I know for me, there are a number of polical stories that simply have not interested me. The Kim Dot Com saga I just can’t find the time to be interested in. Let’s face it, here’s a fat German who made a lot of money in not particularly ethical businesses. Yes, the case has implications on various things. But frankly, I have little time for people who are that full of themselves. And the coverage of it has been out of all proportion anyway, driven largely by the fact that “Dot Com” actively courts publicity.
You really can’t say very much about someone not blogging on something. But I’ve often seen people try to draw conclusions from that lack of blogging, and usually this is unfair.
Ele at Homepaddock recently had a problem with this too. Over on this thread, Robert Guyton repeatedly asked why she had not commented on the discovery of the maggot-ridden goat’s leg in a shipment of PKE. (That’s Palm Kernel, it’s imported for feed after the oil is extracted. I’ve blogged on the stupidity of some of the protests about it here. )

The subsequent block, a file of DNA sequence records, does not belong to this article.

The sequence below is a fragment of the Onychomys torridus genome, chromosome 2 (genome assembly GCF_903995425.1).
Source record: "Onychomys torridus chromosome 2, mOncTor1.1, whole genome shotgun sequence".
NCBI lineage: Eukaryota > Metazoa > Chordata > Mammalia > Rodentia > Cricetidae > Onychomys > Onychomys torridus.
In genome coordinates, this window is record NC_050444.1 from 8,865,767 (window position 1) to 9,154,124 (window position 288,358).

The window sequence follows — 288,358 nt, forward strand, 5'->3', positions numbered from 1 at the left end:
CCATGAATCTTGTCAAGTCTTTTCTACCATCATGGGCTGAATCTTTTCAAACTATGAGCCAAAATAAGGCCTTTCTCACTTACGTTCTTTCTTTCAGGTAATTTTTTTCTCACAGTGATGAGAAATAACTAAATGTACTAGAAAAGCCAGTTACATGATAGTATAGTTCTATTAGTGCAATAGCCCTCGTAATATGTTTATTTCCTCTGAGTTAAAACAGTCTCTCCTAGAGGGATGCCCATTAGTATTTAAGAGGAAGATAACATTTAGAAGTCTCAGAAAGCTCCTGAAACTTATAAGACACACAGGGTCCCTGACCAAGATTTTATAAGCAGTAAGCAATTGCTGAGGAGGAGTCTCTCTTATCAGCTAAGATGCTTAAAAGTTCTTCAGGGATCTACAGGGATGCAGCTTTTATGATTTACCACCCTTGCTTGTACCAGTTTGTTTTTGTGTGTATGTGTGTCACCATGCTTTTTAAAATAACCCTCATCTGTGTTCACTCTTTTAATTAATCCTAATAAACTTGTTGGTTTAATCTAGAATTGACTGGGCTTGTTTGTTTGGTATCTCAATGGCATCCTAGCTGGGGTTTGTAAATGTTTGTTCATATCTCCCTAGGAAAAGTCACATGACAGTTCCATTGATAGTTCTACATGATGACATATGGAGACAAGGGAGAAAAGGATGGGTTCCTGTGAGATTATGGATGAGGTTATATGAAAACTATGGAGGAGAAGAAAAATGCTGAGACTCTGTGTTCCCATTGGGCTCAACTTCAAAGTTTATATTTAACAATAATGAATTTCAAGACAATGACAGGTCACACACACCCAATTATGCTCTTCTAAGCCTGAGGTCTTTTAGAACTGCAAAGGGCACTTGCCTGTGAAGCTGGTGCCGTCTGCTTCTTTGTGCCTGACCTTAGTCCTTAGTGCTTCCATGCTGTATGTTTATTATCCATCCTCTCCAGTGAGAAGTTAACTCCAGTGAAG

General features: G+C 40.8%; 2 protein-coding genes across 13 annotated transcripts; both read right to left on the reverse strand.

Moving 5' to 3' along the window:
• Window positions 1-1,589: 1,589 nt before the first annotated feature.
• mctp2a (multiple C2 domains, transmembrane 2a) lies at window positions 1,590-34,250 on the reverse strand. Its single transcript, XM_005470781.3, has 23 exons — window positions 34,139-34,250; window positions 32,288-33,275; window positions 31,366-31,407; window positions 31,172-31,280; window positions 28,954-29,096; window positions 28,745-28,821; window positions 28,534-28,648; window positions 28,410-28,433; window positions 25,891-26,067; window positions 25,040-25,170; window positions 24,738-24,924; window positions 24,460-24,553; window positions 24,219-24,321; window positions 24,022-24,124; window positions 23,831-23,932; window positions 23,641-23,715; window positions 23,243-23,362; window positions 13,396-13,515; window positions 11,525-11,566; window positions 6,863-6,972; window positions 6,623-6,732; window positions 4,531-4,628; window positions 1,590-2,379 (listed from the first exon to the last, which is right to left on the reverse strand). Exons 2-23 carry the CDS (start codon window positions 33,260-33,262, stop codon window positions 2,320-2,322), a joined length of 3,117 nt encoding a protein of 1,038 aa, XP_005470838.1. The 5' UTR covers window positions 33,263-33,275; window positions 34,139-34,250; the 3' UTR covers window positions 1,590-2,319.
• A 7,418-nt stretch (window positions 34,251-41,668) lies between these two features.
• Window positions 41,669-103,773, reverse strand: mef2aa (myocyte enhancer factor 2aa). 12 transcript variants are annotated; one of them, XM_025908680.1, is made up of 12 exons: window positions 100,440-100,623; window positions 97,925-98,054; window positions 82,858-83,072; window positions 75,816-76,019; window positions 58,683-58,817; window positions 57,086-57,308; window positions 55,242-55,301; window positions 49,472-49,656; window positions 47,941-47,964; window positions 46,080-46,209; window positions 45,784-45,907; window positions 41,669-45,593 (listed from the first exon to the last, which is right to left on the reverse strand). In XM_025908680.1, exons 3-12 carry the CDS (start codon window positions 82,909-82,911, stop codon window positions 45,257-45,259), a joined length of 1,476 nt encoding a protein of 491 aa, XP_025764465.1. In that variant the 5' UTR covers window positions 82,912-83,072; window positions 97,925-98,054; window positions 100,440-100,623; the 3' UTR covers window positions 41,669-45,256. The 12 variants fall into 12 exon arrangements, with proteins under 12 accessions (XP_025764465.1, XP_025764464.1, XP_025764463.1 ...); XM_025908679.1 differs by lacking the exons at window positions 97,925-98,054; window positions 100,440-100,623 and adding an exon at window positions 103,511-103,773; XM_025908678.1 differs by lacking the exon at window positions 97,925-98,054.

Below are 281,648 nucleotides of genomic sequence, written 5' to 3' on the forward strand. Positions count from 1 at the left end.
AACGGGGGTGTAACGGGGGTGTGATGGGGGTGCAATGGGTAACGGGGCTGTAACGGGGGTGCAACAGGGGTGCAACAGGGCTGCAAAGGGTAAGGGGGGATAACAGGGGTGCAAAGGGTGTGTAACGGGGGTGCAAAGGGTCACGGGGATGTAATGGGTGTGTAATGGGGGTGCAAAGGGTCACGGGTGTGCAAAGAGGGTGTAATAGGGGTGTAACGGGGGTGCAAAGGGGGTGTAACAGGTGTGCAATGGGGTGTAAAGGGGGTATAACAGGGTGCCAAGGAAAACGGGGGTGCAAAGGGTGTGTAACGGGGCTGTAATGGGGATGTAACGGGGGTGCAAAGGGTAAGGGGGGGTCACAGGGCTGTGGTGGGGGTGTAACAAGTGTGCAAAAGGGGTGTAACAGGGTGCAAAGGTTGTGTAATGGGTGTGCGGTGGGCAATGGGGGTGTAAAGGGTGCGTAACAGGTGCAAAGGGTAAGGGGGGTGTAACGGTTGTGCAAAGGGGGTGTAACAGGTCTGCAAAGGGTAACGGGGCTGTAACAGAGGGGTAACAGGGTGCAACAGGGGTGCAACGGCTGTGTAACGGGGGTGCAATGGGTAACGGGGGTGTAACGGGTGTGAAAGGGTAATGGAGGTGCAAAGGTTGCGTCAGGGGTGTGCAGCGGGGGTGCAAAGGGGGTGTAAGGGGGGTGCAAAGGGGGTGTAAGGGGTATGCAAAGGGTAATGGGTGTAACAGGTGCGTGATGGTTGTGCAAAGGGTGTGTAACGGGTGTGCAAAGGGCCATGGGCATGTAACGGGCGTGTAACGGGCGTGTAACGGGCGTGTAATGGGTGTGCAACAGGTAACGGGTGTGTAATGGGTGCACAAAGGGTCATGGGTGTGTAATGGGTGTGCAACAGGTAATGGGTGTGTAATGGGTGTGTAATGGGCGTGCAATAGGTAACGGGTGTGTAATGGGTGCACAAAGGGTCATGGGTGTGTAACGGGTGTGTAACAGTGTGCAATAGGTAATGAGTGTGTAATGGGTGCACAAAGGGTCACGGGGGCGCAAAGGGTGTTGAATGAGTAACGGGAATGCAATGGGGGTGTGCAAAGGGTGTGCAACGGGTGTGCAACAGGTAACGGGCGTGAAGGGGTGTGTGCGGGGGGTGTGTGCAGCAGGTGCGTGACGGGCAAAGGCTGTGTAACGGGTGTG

Ele has responded here.
Every now and then you get your knickers in a knot over what you regard as my failure to react in the way you want to an issue.
The most recent example is over the animal limb found in PKE.
I posted on that on Thursday, linking not only to the media release from MPI but a story in Rural News which gave background from Federated Farmers.
Later that day I linked to a media release from Federated Farmers in the Rural Round-Up post, and when you questioned my apparent lack of interest at 10:45pm by copying the whole release I responded when I saw it at 7:15am next morning:
That’s the media release I linked to in the post above and of course I’m concerned about FMD. Any New Zealander who isn’t doesn’t understand how serious it would be if it came here.
I didn’t respond to your other comments yesterday because I didn’t have the opportunity.
Ele goes on to explain that she’s been rather busy recently.
That’s what happens sometimes when you’re a solo blogger.
New posts appearing doesn’t mean I’m sitting at my computer. I usually write most posts in the evening and time them to publish throughout the following day.